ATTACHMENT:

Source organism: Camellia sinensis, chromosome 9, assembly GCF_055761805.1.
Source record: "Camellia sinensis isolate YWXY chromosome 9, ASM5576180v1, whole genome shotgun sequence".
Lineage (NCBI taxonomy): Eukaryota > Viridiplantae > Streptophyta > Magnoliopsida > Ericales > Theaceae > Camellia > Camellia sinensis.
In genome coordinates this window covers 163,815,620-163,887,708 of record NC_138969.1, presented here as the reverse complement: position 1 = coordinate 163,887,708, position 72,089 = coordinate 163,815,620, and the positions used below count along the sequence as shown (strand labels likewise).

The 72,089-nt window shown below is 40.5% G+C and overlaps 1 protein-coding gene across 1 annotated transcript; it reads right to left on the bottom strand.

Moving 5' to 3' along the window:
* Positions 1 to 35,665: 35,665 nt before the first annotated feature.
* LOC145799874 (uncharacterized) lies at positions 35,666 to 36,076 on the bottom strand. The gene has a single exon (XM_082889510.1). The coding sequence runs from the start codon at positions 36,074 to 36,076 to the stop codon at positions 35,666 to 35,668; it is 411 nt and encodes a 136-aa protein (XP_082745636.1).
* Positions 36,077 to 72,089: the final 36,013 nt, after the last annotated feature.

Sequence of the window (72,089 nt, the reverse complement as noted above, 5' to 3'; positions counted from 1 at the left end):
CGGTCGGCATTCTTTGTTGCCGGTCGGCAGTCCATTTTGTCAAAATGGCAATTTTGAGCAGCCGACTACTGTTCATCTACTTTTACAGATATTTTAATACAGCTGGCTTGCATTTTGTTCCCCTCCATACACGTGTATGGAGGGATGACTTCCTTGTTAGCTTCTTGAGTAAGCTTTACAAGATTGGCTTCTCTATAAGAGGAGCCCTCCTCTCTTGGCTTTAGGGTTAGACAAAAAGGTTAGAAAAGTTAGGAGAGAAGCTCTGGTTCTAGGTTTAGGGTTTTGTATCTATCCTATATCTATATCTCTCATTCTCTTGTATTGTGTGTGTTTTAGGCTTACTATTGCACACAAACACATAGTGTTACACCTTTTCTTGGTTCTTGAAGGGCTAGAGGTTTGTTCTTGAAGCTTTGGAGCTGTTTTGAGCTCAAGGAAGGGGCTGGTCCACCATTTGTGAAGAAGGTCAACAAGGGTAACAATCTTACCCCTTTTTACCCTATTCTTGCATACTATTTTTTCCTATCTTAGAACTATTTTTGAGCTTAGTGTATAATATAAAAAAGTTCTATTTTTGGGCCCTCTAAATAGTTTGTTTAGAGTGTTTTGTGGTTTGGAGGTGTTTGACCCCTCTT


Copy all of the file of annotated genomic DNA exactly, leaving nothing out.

Source organism: Camellia sinensis, chromosome 9, assembly GCF_055761805.1.
Source record: "Camellia sinensis isolate YWXY chromosome 9, ASM5576180v1, whole genome shotgun sequence".
Lineage (NCBI taxonomy): Eukaryota > Viridiplantae > Streptophyta > Magnoliopsida > Ericales > Theaceae > Camellia > Camellia sinensis.
In genome coordinates this window covers 163,815,620-163,887,708 of record NC_138969.1, presented here as the reverse complement: position 1 = coordinate 163,887,708, position 72,089 = coordinate 163,815,620, and the positions used below count along the sequence as shown (strand labels likewise).

The 72,089-nt window shown below is 40.5% G+C and overlaps 1 protein-coding gene across 1 annotated transcript; it reads right to left on the bottom strand.

Moving 5' to 3' along the window:
* Positions 1 to 35,665: 35,665 nt before the first annotated feature.
* LOC145799874 (uncharacterized) lies at positions 35,666 to 36,076 on the bottom strand. The gene has a single exon (XM_082889510.1). The coding sequence runs from the start codon at positions 36,074 to 36,076 to the stop codon at positions 35,666 to 35,668; it is 411 nt and encodes a 136-aa protein (XP_082745636.1).
* Positions 36,077 to 72,089: the final 36,013 nt, after the last annotated feature.

Sequence of the window (72,089 nt, the reverse complement as noted above, 5' to 3'; positions counted from 1 at the left end):
CGGTCGGCATTCTTTGTTGCCGGTCGGCAGTCCATTTTGTCAAAATGGCAATTTTGAGCAGCCGACTACTGTTCATCTACTTTTACAGATATTTTAATACAGCTGGCTTGCATTTTGTTCCCCTCCATACACGTGTATGGAGGGATGACTTCCTTGTTAGCTTCTTGAGTAAGCTTTACAAGATTGGCTTCTCTATAAGAGGAGCCCTCCTCTCTTGGCTTTAGGGTTAGACAAAAAGGTTAGAAAAGTTAGGAGAGAAGCTCTGGTTCTAGGTTTAGGGTTTTGTATCTATCCTATATCTATATCTCTCATTCTCTTGTATTGTGTGTGTTTTAGGCTTACTATTGCACACAAACACATAGTGTTACACCTTTTCTTGGTTCTTGAAGGGCTAGAGGTTTGTTCTTGAAGCTTTGGAGCTGTTTTGAGCTCAAGGAAGGGGCTGGTCCACCATTTGTGAAGAAGGTCAACAAGGGTAACAATCTTACCCCTTTTTACCCTATTCTTGCATACTATTTTTTCCTATCTTAGAACTATTTTTGAGCTTAGTGTATAATATAAAAAAGTTCTATTTTTGGGCCCTCTAAATAGTTTGTTTAGAGTGTTTTGTGGTTTGGAGGTGTTTGACCCCTCTT